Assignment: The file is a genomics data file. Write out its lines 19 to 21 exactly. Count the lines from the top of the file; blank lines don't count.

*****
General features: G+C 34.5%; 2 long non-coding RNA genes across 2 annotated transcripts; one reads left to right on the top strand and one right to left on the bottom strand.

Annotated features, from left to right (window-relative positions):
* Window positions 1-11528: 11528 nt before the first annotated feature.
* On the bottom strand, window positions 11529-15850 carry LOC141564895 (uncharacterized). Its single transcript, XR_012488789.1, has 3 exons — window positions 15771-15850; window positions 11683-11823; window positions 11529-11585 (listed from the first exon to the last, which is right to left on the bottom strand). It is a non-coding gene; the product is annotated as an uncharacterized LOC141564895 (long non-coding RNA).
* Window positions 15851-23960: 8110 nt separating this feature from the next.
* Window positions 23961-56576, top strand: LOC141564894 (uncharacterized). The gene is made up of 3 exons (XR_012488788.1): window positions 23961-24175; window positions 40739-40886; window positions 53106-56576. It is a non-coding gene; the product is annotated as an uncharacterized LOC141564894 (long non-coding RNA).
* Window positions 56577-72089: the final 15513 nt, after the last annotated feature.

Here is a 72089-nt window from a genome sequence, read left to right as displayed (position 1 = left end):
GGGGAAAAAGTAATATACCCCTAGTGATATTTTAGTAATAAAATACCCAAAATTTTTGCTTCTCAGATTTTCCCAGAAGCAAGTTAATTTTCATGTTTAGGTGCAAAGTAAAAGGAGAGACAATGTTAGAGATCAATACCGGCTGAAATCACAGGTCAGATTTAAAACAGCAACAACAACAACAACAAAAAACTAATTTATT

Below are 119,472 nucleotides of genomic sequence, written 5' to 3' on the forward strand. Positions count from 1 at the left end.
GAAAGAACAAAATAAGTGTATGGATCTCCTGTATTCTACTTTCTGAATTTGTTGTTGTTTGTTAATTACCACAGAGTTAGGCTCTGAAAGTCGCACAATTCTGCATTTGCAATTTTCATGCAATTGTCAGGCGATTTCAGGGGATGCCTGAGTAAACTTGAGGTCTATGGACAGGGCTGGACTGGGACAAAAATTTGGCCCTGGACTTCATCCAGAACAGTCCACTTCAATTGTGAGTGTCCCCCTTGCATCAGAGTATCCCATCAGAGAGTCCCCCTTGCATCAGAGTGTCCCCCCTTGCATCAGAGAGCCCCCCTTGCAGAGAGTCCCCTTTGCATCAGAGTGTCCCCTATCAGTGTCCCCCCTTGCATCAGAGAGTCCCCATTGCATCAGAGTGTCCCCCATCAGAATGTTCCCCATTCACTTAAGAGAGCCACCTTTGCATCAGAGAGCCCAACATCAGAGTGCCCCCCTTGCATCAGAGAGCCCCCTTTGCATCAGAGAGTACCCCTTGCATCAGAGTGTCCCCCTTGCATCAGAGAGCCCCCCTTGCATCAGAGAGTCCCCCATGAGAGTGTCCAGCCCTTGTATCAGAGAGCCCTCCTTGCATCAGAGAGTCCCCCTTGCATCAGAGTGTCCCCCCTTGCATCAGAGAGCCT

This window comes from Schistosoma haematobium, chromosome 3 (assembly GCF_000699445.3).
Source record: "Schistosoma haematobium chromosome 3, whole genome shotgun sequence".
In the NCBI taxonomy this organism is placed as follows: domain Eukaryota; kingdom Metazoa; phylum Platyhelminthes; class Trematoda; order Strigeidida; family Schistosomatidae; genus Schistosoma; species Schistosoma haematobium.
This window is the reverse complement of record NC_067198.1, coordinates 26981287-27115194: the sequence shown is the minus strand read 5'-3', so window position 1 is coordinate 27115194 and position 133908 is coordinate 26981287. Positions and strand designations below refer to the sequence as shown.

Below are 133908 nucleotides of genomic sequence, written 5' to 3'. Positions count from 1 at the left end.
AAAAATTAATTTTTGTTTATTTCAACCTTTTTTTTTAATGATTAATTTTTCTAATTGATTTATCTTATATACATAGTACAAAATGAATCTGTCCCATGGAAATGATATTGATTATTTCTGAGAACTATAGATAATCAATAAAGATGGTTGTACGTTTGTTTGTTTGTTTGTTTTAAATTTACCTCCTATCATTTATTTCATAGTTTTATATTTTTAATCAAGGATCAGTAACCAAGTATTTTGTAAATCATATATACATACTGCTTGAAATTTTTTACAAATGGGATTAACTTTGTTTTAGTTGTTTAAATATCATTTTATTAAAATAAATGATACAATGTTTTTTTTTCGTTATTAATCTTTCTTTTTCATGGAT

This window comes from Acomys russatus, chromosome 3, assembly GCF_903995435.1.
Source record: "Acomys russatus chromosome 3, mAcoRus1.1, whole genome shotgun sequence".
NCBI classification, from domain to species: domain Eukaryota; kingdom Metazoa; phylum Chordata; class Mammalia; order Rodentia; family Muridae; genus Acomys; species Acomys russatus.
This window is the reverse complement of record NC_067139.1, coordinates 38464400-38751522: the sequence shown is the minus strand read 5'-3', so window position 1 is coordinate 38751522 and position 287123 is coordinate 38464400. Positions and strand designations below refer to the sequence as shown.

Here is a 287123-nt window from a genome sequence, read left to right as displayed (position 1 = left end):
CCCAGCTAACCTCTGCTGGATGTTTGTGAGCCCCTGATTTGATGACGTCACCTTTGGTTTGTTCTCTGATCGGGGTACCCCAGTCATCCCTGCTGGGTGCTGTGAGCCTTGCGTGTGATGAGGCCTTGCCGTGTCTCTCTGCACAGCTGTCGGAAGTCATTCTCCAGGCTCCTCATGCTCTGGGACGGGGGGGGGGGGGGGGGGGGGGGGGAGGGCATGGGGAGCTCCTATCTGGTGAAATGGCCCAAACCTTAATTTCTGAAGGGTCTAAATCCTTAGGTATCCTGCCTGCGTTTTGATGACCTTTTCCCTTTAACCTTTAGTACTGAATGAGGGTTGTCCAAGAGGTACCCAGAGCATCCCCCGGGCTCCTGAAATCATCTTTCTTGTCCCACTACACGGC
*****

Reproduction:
Source record: "Acomys russatus chromosome 3, mAcoRus1.1, whole genome shotgun sequence".
NCBI classification, from domain to species: domain Eukaryota; kingdom Metazoa; phylum Chordata; class Mammalia; order Rodentia; family Muridae; genus Acomys; species Acomys russatus.
This window is the reverse complement of record NC_067139.1, coordinates 38464400-38751522: the sequence shown is the minus strand read 5'-3', so window position 1 is coordinate 38751522 and position 287123 is coordinate 38464400. Positions and strand designations below refer to the sequence as shown.